Thursday, January 21, 2010


If you've ever been to the Canadian maritimes (or visited the few branches out west) you may have been to an awesome ice cream parlor called Cows. They have wonderful flavours like Moo York Cheesecake, Cowrispy Crunch, or Smoores as well as funny cow t-shirts that play off pop culture, like Dairy Potter, twudder, and Guitar Heifer. If you're in a city that has a Cows, you should definitely make it a point to stop there. But, this post is not about the shop Cows, but rather the beast that brought it about.

My school originated as an agricultural college, and to this day houses the faculty of agricultural and environmental sciences, along with a couple of other disciplines. We still have a functional experimental and demonstration farm with 150 dairy cows, 1000 chickens, and over 200 pigs. Although I'm majoring in wildlife biology, this semester I'm taking a course in developmental biology and reproduction and as the practical part, we have to learn to artificially inseminate a cow (I'll tell you all about how that's done later) and then in pairs we're assigned a pregnant cow, and we're to follow her pregnancy, document all the events and physiological changes, and be present at and record the birth. This stuff is all right up my alley - I'm not particularly interested in livestock or domestic animals, but I am fascinated by reproductive health and I'd like to one day apply this to wild animals.

Anyway, to get to the point of this post - in order to be able to handle the cattle for AI, we all had to take a large animal handling course, which basically just involved learning some common sense aspects of barn safety and on the practical side, being able to halter a cow and lead her around the barn and tie her back in her stall. I was quite nervous since I've never been around cows before, and after doing the theory and learning about how easily perturbed they are, I was so worried about making the cow upset! But everything went smoothly, I took my cow (Celine, a Holstein) for a short walk and she was mostly cooperative. We also were able to watch the veterinarian check the cattle for whether or not they were entering estrus... which he does by inserting the ultrasound probe into the cow's rectum, which lies just above the reproductive tract. His equipment was super high-tech - it connects to a pair of goggles (like Geordi's visor!) where you can see the ultrasound.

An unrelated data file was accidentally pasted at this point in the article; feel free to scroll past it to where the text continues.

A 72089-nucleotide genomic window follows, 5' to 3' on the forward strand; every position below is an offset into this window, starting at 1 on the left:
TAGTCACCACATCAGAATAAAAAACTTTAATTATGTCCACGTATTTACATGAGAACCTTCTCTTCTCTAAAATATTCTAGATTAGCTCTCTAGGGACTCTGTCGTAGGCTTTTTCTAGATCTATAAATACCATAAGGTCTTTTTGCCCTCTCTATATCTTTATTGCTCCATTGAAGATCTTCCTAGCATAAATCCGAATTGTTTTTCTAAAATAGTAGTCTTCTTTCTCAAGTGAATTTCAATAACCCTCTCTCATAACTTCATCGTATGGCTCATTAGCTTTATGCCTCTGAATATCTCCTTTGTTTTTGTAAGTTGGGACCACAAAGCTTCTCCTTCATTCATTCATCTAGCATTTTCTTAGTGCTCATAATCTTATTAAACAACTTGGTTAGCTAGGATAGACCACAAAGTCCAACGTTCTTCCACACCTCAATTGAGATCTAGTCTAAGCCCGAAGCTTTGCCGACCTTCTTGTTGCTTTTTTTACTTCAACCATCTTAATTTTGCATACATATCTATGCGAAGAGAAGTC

We also got to visit the calves (sorry for the crappy pictures - I only had my cell phone on me!):

This breed is a Canadienne:

And we observed the milking - accompanied by the barn cats, which get handouts every so often!

I don't know much about cows, but I thought all the different breeds were so interesting! The black-and-white ones are Holsteins, and they are supposed to be quite nice. The pregnant cow we were assigned to follow is named Yonker, and she is a Holstein, but she was impregnated with sperm from an Ayeshire bull, which is red and white, so we might get a little red and white calf! (this isn't Yonker - I didn't get a picture of her, but she is a tank at 1500 lbs - this is just a random Ayeshire cow).

There were also Brown Swiss cows (like the one in the picture below). They are supposedly quite temperamental - we didn't handle any of them.

So, I'm super excited about all this barn stuff - I'm so happy I had the opportunity to learn about these animals and interact with them... an unusual experience for a city girl!


  1. Cool, I like cows. They have such pretty eyes.

  2. They seem like such docile creatures. They're pretty cute for being huge.

  3. What a neat class! I stayed on a farm in Ireland for a couple weeks, and awoke to the chorus of cows grazing each morning. It was odd to be sitting there pouring their milk on my cereal as they stared at me through the dining room window. I remember they had a bunch of "limousine" cows--not sure if that was just an Irish nickname?

  4. This sounds awesome. I love this stuff. I actually almost went to school for Wildlife Rehabilitation (alas...never went) and volunteered all summer for a wildlife rehabilitator: very interesting being up close with hawks, owls, fawns, etc. At the risk of sounding really dorky and/or romanticizing, I love the James Herriot books and your cow stories remind me of his experiences. Have you read him?

  5. I LOVED the James Herriot books - I read them even before I wanted to be a vet... maybe they were working in my subconscious? It's been a few years since I read them though, so thanks for the reminder, I'd like to read them again in the summer!!


... what are you thinking?